I must admit to some end-of-civilization thinking when I read about the frenzied Wal Mart shopper on “Black Friday” who pepper-sprayed 20 other customers competing for a bargain.

I had a similar reaction when police in riot gear waded into Occupy Wall Street protesters, and one UC-Davis campus policeman calmly doused non-violent students with military-grade pepper spray, making sure he aimed it down their throats.

These aren’t peaceful times, so I guess we shouldn’t be surprised when shoppers lose control and policemen use police-state equipment no matter what the threat level. In the so-called “politics of shouting,” perspective and nuance vanish faster than the truth.

I did take heart in this morning’s report that finance-industry recruiters are meeting a chilly reception on some college campuses. Even though right-wing commentators scoffed at Occupy Wall Street and deemed its eviction from public parks a sign of defeat, it seems to me the movement got far more traction than a few tents might indicate. It was always about attitudes, stories, changing the dialog – and not about occupying land. In that sense, OWS was a resounding success.

It will be a lasting good if bright young minds realize there is more to life and career than managing money. Better to exercise creativity, seek innovation, start new enterprises, make worthwhile products, solve significant problems, make the world better. Yes, those enterprises will require well-managed funds, but let’s keep first things first: start with ideas, dreams, imagination.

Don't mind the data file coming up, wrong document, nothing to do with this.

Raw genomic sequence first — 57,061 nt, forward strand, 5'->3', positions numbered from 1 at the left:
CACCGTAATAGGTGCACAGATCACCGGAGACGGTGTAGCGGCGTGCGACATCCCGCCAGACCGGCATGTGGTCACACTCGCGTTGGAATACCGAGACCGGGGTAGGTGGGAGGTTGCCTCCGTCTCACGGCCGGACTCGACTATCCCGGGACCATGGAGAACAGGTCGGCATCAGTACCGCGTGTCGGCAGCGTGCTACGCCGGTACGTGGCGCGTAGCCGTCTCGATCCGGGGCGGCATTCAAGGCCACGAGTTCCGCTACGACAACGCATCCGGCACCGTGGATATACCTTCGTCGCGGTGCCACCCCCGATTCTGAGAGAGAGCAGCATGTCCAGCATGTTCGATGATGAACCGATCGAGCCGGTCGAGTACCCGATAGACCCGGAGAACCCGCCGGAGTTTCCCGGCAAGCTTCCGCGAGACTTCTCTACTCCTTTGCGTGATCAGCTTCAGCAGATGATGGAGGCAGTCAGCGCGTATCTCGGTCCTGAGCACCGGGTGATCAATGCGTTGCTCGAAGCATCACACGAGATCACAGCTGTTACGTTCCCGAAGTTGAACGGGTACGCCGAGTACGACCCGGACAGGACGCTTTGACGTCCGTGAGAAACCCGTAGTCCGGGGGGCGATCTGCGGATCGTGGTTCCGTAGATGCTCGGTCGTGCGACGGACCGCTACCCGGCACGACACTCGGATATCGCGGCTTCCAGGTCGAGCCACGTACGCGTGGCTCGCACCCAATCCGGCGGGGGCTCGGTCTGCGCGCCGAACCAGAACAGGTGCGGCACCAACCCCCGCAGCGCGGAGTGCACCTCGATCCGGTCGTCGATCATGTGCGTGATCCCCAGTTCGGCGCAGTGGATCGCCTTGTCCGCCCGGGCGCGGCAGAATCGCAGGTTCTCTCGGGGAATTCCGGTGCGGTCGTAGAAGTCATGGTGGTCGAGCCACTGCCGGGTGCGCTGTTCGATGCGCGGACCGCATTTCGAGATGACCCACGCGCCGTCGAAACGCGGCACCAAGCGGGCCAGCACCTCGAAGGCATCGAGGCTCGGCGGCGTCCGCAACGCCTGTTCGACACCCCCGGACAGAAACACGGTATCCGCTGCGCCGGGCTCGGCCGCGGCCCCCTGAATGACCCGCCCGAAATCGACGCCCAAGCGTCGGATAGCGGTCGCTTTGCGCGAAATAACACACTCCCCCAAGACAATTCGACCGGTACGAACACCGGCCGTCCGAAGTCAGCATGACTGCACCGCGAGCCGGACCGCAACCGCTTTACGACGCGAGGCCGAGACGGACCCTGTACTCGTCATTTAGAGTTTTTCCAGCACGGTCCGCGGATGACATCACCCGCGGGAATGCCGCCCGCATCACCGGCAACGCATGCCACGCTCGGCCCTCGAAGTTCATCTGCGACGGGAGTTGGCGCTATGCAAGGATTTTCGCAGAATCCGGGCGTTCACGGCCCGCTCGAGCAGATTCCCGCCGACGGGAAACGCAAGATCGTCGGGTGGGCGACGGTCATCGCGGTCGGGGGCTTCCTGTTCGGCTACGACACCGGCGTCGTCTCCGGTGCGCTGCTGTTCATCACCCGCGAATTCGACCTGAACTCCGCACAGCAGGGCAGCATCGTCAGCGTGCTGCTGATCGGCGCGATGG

Q: Is it feasible in the world today to preach everyone should commit themselves to poverty?

A: It seems to me the point isn’t poverty for all, as if scarcity were the rule of the universe, but sharing for all. God’s creation is abundant – or could be abundant if a few didn’t insist on owning far more than everyone else. Greed distorts God’s order and prevents God’s abundance from reaching all.

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